I joined Delicious back around the Holiday Season of 2004 and soon started bookmarking with regularity. Aside from GMail, Delicious was one of the first web2.0 sites I really got excited about. And for good reason. Delicious changed the way we all thought about bookmarking.
"A long long time ago, I remember how that music used to make me smile…"
However, Delicious eventually caught on, found a solid userbase and got itself acquired by Yahoo. Despite a site-wide user interface revamp, things have been stagnant on Delicious for the last couple of years. The original founders left Yahoo, the rabid community seemed to dissipate and folks like myself went off searching for other places to bookmark our web finds. One of those places was Ma.gnolia.com. We all know how that went (#FAIL) I've been trying Diigo since I'm teaching and there's a heavy concentration of educators there (and great tools for us), but I still wanted a place where I could post my bookmarks in a quick, easy and thoughtless manner.
I might have found that in Pinboard.
Not only is it what Delicious was in '04, it includes a nifty "Read Later" function (hello Instapaper!). Best of all, Pinboard is "antisocial bookmarking" that gives me exactly what I want – bookmarking without having to worry about who is following, subscribed, in my network, etc. Clean, simple, fast and antisocial are sometimes good qualities.
This mentality even shows itself in the sign-up process. Rather than having an "open beta" program, you have to pay an increasing fee to join Pinboard. In other words, as the service becomes more popular, you have to pay more to join. I had to pay $2.91 via Amazon Payments to join. I love that thinking. Revolutionary. Look for more copycats very soon.
So will Pinboard replace Delicious for me? Already has. Will it replace Diigo? Time will tell. Will Pinboard replace Instapaper? Not sure. I'd need an iPhone app or some way to save things on mobile Safari (iPhone browser) to make that happen.
But for the time being, I'm excited 2004-style. Fingers are crossed that roadmap goal at the top of this post doesn't happen
So even though I now work at Motive Interactive, I think this is a great promotion by the ShareASale team. Nicely done and I’d wager that you will definitely be copied on the idea!
I’m doing a solo presentation on the Sunday of https://www.fusionquest.com/cgi-bin/main/hotlinks.cgi?aflt=afc1&client=affsumAffiliate Summit East in Boston about how to use “social” media in the context affiliate marketing.
My opening line is “you probably know of and maybe use Facebook, Twitter, MySpace, FriendFeed, Google Reader and Ning, but you are probably using them wrong if you’re connecting them with your affiliate program…”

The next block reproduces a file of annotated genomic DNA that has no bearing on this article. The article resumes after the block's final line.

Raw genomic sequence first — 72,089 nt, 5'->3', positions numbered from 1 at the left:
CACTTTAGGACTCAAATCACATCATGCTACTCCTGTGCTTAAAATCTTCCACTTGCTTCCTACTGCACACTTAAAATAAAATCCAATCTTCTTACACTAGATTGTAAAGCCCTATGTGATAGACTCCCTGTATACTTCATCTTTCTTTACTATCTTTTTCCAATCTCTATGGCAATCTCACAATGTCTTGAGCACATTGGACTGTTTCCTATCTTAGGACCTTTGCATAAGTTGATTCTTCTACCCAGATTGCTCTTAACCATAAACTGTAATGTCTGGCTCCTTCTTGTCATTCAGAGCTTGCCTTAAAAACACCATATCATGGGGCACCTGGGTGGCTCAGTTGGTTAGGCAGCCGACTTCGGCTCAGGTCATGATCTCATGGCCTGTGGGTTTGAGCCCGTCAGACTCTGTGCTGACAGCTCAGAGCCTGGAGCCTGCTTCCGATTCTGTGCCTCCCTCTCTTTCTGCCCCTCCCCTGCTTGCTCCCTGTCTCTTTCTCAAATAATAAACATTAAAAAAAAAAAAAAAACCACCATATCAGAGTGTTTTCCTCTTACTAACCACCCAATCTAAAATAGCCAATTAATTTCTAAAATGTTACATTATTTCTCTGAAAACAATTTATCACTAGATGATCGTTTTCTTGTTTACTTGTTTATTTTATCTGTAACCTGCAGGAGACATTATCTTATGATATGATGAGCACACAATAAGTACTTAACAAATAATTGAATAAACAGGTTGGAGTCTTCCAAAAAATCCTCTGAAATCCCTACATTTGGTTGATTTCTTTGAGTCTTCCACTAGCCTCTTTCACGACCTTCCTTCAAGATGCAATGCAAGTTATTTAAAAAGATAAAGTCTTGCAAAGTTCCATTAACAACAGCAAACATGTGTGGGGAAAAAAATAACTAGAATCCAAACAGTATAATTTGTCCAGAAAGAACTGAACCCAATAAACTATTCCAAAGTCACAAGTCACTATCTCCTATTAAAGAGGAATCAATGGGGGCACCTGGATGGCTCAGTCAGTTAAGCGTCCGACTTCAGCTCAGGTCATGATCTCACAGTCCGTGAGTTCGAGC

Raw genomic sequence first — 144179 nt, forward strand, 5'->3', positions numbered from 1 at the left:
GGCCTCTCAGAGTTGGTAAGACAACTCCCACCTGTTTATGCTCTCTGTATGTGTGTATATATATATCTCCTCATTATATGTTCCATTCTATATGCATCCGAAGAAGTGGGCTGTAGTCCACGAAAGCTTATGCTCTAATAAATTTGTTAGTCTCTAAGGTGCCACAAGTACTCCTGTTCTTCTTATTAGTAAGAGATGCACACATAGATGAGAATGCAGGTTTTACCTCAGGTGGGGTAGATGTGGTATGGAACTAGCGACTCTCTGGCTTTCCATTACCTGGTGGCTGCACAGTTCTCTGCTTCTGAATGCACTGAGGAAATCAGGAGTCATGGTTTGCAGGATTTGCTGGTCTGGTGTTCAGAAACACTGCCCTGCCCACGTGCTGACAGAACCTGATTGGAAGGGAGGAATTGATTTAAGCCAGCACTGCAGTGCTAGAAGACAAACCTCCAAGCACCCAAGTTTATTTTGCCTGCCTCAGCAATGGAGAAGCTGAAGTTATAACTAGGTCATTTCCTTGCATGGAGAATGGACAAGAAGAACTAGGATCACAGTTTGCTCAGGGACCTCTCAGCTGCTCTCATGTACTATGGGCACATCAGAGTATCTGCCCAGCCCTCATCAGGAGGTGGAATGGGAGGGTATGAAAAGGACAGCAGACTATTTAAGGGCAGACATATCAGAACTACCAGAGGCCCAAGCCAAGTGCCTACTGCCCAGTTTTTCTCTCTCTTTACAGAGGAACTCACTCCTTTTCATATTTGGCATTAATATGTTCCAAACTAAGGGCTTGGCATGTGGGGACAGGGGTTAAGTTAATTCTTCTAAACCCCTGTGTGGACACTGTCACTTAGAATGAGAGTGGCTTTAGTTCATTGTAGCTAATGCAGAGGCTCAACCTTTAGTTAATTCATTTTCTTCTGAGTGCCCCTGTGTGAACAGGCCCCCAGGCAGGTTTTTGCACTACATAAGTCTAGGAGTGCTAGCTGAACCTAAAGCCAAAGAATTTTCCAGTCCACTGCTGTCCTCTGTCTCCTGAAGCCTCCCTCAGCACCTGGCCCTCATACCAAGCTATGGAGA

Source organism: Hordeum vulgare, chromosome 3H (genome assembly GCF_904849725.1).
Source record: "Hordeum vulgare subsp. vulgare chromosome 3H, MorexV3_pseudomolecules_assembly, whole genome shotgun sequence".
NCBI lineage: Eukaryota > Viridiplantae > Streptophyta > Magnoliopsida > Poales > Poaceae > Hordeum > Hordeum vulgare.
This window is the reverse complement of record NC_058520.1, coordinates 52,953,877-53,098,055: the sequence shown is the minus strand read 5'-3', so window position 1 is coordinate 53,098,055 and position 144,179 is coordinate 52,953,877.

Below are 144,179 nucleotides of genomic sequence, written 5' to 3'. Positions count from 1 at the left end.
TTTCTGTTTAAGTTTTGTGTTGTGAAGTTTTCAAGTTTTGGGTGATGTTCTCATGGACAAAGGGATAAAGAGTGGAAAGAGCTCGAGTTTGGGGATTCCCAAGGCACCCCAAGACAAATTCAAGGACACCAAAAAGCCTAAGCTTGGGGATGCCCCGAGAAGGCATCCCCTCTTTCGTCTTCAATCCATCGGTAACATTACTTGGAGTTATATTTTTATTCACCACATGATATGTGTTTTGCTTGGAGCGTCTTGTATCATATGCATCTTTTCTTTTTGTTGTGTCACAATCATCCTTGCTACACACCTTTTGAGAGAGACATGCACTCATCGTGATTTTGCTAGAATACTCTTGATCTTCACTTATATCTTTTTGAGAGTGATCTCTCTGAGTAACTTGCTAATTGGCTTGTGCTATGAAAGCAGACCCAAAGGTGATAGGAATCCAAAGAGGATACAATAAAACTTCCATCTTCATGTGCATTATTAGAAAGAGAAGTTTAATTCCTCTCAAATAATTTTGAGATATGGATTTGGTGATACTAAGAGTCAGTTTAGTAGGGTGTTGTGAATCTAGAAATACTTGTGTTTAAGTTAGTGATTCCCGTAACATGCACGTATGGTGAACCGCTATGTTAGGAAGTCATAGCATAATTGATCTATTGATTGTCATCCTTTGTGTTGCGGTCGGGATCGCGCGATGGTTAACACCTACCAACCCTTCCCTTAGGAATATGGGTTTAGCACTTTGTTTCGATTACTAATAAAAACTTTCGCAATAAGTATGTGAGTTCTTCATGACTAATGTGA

I’ve got a rough sketch of how the rest of the hour will go, but I’d like to make sure I cover the bases you’d like covered. So, comment (or email, call, twitter, etc) below and let me know if there’s anything specific you’d like to hear about using social media in an affiliate program.
Affiliate Summit East 2008 Agenda: “Leveraging Social Media
Location: Harborview Ballroom 1
(This Session is Open to Full Conference Pass Holders Only)
This session helps affiliate marketers, networks and merchants recognize the power of adapting and adopting social media platforms into their programs for increased traffic, conversions and profit.
* Sam Harrelson, Director of Performance Marketing, Motive Interactive”
For instance, I’ve got close to 2,500 people following me on Twitter and the platform provides a nice stream of passive and active traffic (when Twitter is up). However, I don’t just throw affiliate or even site links up to get that traffic. There are very specific and practical steps that you can take to be a productive part of a community like Twitter and still derive benefits.
So, let me know what you’d like to hear…
ShareASale has been a long time supporter of Twitter, but they are stepping it up with a new official account:
ShareASale Blog: “2. Follow us on ‘Twitter’. I have recently created a ‘ShareASale’ specific entry which is www.twitter.com/shareasale. Also, feel free to follow me personally – I talk about ShareASale stuff as well as other things going on. www.twitter.com/brianlittleton”
There’s a reason that ShareASale consistently ranks at the top of affiliates’ and publishers’ “Best Network” rankings when you consider how much they not only embrace but also take seriously mediums such as blogging or Twitter.
Other networks could learn a great deal from them or from @zappos or the growing myriad of advertisers finding a welcoming community on Twitter.’
Great job, ShareASale.